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Correlations Between Patient-Reported Dysphagia Screening and Penetration-Aspiration Scores in Head and Neck Cancer Patients Post-oncological Treatment.

Journal article
Authors Johanna Hedström
Lisa Tuomi
Caterina Finizia
Caroline Olsson
Published in Dysphagia
Volume 33
Issue 2
Pages 206-215
ISSN 1432-0460
Publication year 2018
Published at Institute of Clinical Sciences, Department of Radiation Physics
Institute of Clinical Sciences, Department of Otorhinolaryngology
Pages 206-215
Language en
Subject categories Otorhinolaryngology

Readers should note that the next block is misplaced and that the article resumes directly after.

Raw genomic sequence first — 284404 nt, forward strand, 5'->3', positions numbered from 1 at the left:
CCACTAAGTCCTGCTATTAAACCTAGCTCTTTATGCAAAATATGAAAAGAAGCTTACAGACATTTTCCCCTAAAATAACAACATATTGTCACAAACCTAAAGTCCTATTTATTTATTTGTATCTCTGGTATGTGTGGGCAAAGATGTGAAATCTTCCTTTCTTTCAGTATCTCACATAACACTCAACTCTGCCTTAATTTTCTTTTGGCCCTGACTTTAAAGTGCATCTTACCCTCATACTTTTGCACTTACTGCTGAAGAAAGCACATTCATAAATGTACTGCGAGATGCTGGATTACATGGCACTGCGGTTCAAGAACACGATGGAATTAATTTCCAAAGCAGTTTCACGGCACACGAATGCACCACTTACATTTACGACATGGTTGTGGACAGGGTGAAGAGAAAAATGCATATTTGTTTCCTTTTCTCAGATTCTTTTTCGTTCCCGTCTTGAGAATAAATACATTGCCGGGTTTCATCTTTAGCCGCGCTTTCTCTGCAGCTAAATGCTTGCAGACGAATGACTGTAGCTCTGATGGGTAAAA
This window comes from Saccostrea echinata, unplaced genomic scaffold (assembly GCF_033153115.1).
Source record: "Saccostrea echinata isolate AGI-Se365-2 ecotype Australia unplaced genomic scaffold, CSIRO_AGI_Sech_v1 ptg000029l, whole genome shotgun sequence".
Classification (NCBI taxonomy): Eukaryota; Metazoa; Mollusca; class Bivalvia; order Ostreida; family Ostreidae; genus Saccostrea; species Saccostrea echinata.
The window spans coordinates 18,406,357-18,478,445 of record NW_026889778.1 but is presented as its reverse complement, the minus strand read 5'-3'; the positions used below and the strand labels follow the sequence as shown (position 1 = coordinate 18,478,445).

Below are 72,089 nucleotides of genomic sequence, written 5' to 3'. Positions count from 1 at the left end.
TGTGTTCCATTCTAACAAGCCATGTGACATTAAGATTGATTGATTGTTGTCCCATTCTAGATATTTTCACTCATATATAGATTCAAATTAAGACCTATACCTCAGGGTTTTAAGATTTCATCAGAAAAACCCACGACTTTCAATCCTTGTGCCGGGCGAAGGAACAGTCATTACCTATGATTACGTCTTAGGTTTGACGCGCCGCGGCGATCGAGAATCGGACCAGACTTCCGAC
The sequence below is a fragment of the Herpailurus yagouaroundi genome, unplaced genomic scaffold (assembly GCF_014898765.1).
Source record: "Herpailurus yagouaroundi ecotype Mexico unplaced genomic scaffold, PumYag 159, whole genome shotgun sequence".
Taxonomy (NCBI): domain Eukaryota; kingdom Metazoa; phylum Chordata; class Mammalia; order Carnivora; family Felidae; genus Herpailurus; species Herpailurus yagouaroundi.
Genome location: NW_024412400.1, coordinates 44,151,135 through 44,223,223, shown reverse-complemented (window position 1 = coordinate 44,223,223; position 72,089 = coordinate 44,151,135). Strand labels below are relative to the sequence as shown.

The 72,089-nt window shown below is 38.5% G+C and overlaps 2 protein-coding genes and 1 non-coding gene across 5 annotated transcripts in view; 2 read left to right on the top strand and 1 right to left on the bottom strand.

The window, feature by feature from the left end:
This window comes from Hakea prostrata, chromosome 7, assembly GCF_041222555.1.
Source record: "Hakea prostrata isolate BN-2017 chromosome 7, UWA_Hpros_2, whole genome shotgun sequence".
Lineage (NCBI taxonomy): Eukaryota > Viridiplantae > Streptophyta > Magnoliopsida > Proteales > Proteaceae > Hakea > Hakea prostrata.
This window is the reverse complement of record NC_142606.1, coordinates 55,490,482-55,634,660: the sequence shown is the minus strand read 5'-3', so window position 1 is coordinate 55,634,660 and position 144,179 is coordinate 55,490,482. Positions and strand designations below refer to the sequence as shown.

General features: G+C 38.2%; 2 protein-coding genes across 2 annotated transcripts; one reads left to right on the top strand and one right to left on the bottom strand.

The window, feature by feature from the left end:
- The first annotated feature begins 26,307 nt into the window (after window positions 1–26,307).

Dysphagia is a common and severe toxicity after oncological treatment of head and neck cancer (HNC). The study aim was to investigate relationships between patient-reported dysphagia and clinically measured swallowing function in HNC after modern curative radiotherapy with or without chemotherapy to identify possible alarm symptoms for clinically manifest dysphagia. Patients with tumors of the tonsil, base of tongue, hypopharynx, and larynx treated in 2007-2015 were assessed for dysphagia post-treatment by telephone interview and videofluoroscopy (VFS). A study-specific categorized symptom score was used to determine patient-reported dysphagia (DESdC = presence of Drinking, Eating, Swallowing difficulties, and Coughing when eating/drinking (any combination); scores between 0 and 4 with 0 = no symptom); the penetration-aspiration scale (PAS) to determine swallowing function by VFS. Swallowing difficulties were defined as DESdC ≥ 1 and PAS ≥ 2. Relationships between clinically relevant cut-offs for DESdC and PAS were determined by Pearson's correlation coefficient (Pr). Swallowing difficulties according to DESdC were reported by 89% of the patients and according to PAS by 60% at a median of 7 months post-treatment. Averaged correlations between DESdC score 1/2/3/4 and PAS were 0.16/0.10/0.27/0.18. Almost one in two patients with DESdC score ≥3 had severe swallowing difficulties according to PAS. Correlations between individual DESdC:s were highest for swallowing and eating (Pr = 0.53) and lowest for swallowing and coughing (Pr = 0.11). Our data suggest that if a patient reports having swallowing difficulties, it is likely that he or she also has eating difficulties but not necessarily coughing problems when eating/drinking. However, if all these three symptoms are reported, it is likely that the patient will present with moderate or severe impaired swallowing function according to PAS and thus should be referred for further evaluation and treatment.

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